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Boehringer’s first cancer drug leads EMA recommendations

Afatinib recommended for lung cancer under brand name Giotrif

Boehringer Ingelheim headquarters

Boehringer Ingelheim's first oncology medicine Giotrif was the stand-out recommendation in the latest set of opinions from the European Medicines Agency (EMA).

The EMA's Committee for Medicinal Products for Human Use (CHMP) backed the drug for use in the treatment of lung cancer in a list of opinions that also saw recommendations for medicines from Novartis, Takeda and Gilead.

The endorsement for Giotrif (afatinib) covers the drug's use in the treatment of adult patients with locally advanced or metastatic non-small cell lung cancer (NSCLC) who have the epidermal growth factor receptor (EGFR) gene mutation, which is present in about 10 per cent of people with NSCLC.

It caps a good month for Boehringer, which won US approval for the drug under the brand name Gilotrif two weeks ago, adding to the company's list of therapy areas, which so far include chronic obstructive pulmonary disease (COPD), anticoagulation, HIV, Parkinson's disease and diabetes.

In the US, the drug is approved alongside a companion diagnostic to help determine if a patient's lung cancer cells express the EGFR mutations, whereas the EMA recommendation just includes the requirement that Giotrif be initiated and supervised by a physician experienced in the use of anti-cancer therapies.

Novartis COPD inhaler recommended in EU
Elsewhere among the CHMP's recommendations, Novartis received backing for the Ultibro Breezhaler as a once-daily maintenance treatment to relive symptoms in adults with the lung condition COPD.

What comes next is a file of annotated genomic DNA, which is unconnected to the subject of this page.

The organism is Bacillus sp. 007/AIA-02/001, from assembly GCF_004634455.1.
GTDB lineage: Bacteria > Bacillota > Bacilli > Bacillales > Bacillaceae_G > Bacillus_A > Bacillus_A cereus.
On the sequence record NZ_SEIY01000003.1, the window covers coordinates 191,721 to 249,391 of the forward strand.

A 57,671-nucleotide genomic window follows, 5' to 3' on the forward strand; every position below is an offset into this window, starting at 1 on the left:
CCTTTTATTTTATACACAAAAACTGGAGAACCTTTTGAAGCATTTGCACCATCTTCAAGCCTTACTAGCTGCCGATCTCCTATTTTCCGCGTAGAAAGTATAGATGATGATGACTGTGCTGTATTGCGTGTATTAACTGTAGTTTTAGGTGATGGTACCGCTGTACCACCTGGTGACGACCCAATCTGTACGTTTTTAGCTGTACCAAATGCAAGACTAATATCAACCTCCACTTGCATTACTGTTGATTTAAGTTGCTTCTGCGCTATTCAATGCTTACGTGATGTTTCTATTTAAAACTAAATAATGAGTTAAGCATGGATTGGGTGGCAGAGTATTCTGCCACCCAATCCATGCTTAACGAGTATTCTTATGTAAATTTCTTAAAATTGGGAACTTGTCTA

The product, which is to be marketed as Xoterna Breezhaler in some countries, combines indacaterol - a long-acting beta-adrenergic agonist (LABA) present in Novartis' Onbrez - and glycopyrronium bromide - a long-acting muscarinic antagonist (LAMA) present in Novartis' Seebri.

It is the latest in a series of LABA/LAMA combination products to be developed for COPD, with GlaxoSmithKline's (GSK) Anoro, which combines umeclidinium bromide and vilanterol, currently under review in the US and Europe.

CHMP backs Tybost in HIV
Gilead also received good news, with the CHMP backing the use of Tybost (cobicistat) in the treatment of patients with HIV.

The drug is to be used alongside a protease inhibitor, such as Bristol-Myers Squibb's Reyataz (atazanavir) or Tibotec's Prezista (darunavir), in order to enhance the lifespan of these drugs.

Cobicistat is already recommended by the EMA as part of Gilead's combination HIV treatment Stribild, which offers a less complicated treatment option for patients.

The European recommendation is in contrast to the stance taken by the US Food and Drug Administration (FDA), which refused to back Gilead's cobicistat and elvitegravir as monotherapies in treatment regimens due to problems with Gilead's documentation.

Diabetes drugs and biosimilars
Other new drugs recommended by the CHMP included Takeda's DPP-4 inhibitor Vipidia (alogliptin) for the treatment of type 2 diabetes, as well as two combination treatments featuring this drug.

These are Incresync, which combines alogliptin with Takeda's thiazolidinedione Actos (pioglitazone), and Vipdomet, which combines alogliptin with the biguanide metformin.

Vipidia is Takeda's entrance onto the DPP-4 market, which already includes big-selling products, such as Merck & Co's Januvia, Lilly and Boehringher's Tradjenta and Bristol-Myers Squibb and AstraZeneca's Onglyza.

The final drug to receive a CHMP recommendation was Grastofil  - a biosimilar version of Amgen's Neupogen (filgrastim) marketed by Apotex.

30th July 2013

From: Sales



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